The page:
MS. BONNY WOLFWell, he asked me the other night how we were going to handle this and then immediately answers his own question and said that it was going to be sweet potato latkes. And I thought we could do that with apple-cranberry sauce as a sort of good combination. I suggested challah stuffing, but he said I could make that in addition to the normal stuffing that I make (unintelligible)...
FISHERSo you're being extremely reasonable about that. You're looking for compromise.
FISHERAnd are any of you hardliners in one direction or the other about this?
SHOYERAbsolutely not. I think that if I didn't serve our traditional Thanksgiving dishes on Thanksgiving and the desserts that my family waits for all year-round, there'd be...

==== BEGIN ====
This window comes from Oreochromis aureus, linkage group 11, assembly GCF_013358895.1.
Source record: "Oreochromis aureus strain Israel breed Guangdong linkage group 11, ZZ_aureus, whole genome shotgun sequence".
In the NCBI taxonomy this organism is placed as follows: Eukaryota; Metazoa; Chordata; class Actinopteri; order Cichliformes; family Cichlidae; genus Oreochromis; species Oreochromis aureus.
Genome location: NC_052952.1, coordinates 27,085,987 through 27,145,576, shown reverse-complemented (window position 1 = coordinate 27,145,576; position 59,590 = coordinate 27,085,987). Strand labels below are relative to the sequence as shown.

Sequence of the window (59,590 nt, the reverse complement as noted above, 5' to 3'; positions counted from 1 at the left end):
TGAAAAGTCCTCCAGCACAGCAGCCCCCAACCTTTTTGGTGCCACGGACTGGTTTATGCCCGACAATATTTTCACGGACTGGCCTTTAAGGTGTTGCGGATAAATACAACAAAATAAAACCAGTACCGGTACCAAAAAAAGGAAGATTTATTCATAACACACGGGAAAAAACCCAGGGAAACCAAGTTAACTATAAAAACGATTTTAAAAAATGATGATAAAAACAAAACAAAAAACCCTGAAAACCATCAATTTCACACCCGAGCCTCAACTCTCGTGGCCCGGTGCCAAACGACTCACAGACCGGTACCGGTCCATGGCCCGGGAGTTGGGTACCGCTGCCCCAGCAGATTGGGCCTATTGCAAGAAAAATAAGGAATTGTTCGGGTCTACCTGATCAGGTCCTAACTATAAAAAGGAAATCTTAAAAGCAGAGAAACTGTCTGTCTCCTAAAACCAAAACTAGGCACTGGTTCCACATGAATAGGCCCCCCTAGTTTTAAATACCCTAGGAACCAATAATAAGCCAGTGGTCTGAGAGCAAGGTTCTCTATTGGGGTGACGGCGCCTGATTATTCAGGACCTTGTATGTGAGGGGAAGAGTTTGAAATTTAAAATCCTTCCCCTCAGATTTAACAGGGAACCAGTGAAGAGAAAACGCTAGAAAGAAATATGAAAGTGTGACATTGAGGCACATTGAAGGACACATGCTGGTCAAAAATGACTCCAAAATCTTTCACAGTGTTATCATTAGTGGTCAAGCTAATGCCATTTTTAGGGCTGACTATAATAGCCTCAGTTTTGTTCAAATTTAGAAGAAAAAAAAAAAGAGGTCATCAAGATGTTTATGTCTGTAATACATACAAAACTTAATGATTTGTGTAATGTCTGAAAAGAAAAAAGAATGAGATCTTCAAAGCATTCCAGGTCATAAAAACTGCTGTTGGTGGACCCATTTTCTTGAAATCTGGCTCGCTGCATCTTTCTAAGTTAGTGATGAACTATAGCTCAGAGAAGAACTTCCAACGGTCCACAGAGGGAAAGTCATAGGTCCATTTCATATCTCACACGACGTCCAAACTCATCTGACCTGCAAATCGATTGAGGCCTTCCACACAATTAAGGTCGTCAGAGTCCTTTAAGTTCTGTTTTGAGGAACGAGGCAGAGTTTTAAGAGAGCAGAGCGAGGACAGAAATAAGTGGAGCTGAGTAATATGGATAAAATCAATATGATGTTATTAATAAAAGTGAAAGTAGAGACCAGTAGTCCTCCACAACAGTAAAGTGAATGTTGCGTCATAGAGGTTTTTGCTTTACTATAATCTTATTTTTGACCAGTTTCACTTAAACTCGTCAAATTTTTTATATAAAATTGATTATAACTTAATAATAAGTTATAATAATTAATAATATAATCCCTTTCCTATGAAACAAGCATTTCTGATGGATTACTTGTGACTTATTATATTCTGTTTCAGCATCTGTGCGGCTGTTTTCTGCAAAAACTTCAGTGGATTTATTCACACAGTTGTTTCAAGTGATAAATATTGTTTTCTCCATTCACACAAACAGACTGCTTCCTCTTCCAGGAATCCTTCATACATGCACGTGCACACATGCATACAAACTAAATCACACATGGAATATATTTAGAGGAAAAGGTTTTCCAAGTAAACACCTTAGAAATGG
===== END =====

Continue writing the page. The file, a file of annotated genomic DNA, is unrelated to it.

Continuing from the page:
FISHERThere'd be an insurrection.
SHOYERYeah. There would be a Maccabean rebellion in my own house.
SHOYERSo I think you have to honor all traditions while having your classic Thanksgiving, have some traditional Hanukkah, and then have some fun mashing up the two and adding a few things to your table that combine the best flavors of both holidays.
FISHERIs rebellion brewing in your house? Let us know, 1-800-433-8850. Or email us at kojo--K-O-J-Ofirstname.lastname@example.org. You can also send us a tweet to @kojoshow. Let us know whether you'll be combining Hanukkah dishes with this year's Thanksgiving feast, what recipes are you using, and also let us know, are there certain Thanksgiving or Hanukkah dishes that must be at your table this year? 1-800-433-8850.
FISHERAnd, Bonny, people like to stick to tradition when planning food for holidays like Thanksgiving and Hanukkah. Is this really the time that cooks should be experimenting? I mean, you've proposed these dishes. Do you have any nervousness about trying something entirely new when there's only one night to get it right?